Yeah, I'll agree with Sandra on this. Communication is best. Find the bottom line reason. No B/S

Inspiring reply! Glad i read this blog entry. Thank you Sandra! :)

Sandra McCartt said:

Time to fish or cut bait.  Your objective is to get her in front of your client if she is serious.  I would handle it this way.

Me:  Hi Judy, you mentioned that you might have to take a sick day in order to go for interview.  Let me know what day of the week and which week of the next two would be the best for you to arrange that time.  If you will give me two options i will speak with my client and see which of the two you have selected will work best for them.

If she says she will need to check the schedule and get back to you. (and she will) "Wonderful, my client will be pleased as they like what they see on your resume and based on the phone interview you are at the top of their list at this point so are ready to move forward."  "I can call you late afternoon tomorrow or you can send me an email tonight after you have a chance to check your schedule."  "Of the two opportunites we have here which one do you think is of the most interest to you at this point?"

Give her 24 hours to think about it.  If you do not receive an email call her late afternoon the next day.  If she hasn't had time to check her schedule it's time for the take away.  Just nicely say, "ok, i understand, they wanted to bring you in first but it looks like you are going to need more time so i will schedule the other candidates and let the client know that you are having scheduling problems."  "Just let me know as soon as you can, i can cover it a little longer and they will understand but if we push this out much longer than two weeks i am afraid they are going to assume that you are not interested or that you would not be available to start in two weeks if the position were offered, based on not wanting to leave your current employer in a bind."  "Are you having second thoughts about moving or have things changed where you are, i know sometimes that happens?"

At that point, as Paul says, listen hard.  Your goal at that point is not to push her but to build your communcation bridge so she will really tell you what is going on in her head.  If she gets wishy washy, doesn't know or mumbles around, get to the bottom of it.  She was looking, she applied, she did a phone interview..what happened at that point.  Is she rethinking moving, kids in school, family having concerns about her moving, situation change at work, promises made, second thoughts about money.Let her know that if she is looking at something that does not require a move and is waiting on another situation you more than understand ...and get her to talk about it.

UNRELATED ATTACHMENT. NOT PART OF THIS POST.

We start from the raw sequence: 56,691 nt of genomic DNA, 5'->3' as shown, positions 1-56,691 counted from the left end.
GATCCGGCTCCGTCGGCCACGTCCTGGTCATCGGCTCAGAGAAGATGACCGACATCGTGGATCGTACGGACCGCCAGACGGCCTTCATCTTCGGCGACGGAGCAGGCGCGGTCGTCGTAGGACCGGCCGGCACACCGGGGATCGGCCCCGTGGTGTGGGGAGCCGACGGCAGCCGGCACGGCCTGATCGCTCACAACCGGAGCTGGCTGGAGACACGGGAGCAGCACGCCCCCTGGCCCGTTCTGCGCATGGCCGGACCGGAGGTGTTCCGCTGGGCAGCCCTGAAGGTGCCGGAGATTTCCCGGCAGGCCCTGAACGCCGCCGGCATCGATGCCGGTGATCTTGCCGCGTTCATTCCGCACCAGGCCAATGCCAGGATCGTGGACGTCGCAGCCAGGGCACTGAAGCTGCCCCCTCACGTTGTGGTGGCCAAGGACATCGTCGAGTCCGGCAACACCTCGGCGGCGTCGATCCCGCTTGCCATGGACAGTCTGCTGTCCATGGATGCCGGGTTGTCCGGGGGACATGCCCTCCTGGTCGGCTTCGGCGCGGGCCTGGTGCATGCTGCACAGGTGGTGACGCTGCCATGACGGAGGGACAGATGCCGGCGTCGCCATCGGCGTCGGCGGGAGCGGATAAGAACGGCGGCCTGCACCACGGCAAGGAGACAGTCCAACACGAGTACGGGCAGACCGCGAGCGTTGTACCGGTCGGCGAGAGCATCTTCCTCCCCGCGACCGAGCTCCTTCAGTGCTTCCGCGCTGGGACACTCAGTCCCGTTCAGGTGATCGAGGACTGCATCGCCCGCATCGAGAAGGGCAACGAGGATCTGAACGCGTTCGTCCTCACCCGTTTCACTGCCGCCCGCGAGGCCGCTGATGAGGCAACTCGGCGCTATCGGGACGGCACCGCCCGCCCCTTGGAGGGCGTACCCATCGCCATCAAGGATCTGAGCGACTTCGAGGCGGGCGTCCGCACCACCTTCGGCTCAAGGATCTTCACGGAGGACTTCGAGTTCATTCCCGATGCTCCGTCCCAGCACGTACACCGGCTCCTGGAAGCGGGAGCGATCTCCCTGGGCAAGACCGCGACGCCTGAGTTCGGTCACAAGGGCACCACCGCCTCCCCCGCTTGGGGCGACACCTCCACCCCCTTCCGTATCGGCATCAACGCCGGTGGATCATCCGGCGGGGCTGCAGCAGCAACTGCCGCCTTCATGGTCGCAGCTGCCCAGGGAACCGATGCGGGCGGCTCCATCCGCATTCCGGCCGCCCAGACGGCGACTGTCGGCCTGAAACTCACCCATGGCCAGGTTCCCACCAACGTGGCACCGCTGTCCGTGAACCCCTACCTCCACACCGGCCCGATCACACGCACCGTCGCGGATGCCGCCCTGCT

I had one like this once that almost drove me up the wall.  When i finally got him to talk to me (for about two hours) it finally came out that his son was a high school football player.  I laughed and said, "My God man you are considering Texas."  In this part of the world High School Football on Friday night is a religion.  The coolest kids in school are the boys on the football team.  Check out the Dallas paper and the school web sites, he will think he died and went to football heaven.  We flew the whole family in for a visit, arranged to have the kid meet one of the high school coaches and the team.  Dad accepted and his football playing kid moved with him before the rest of the family sold the house and joined them.

You can't solve a problem until you know what it is.  Be real, ask, listen and if there is a solution offer suggestions.  If you can't get her to talk to you just be every bit as real and tell her that you would love for her to have the opportunity to interview but your client is pushing you to get candidates in for interview so maybe it would be better to withdraw from this one, you will explain to the client and not burn a bridge if her situation should change in the future.  Then leave her alone for a while until she calls you.  Above all do not be a pissy recruiter who is miffed because a candidate is not doing what you want her to do.  Very few candidates really BS recruiters.  A lot of candidates get cold feet or have other irons in the fire.

 

Every candidate may be bsing you.  That's why we can't rely on one candidate. Play it out and find other candidates in the meantime.  There will come a point where you just have to take the opportunities away from her, just to end your aggravation.  

I agree, Ralph. Too, if a candidate is just not ready, you must move on, whether you know his/he reasons or not. Sometimes you just can't get to the bottom of it. Although, that doesn't mean that candidate isn't viable at another time for a different position. I try to maintain a "revisit" relationship and communicate that to the candidate. "XXX, I must move on in the best interests of my client. However, when you are ready to commit to a career change, call me."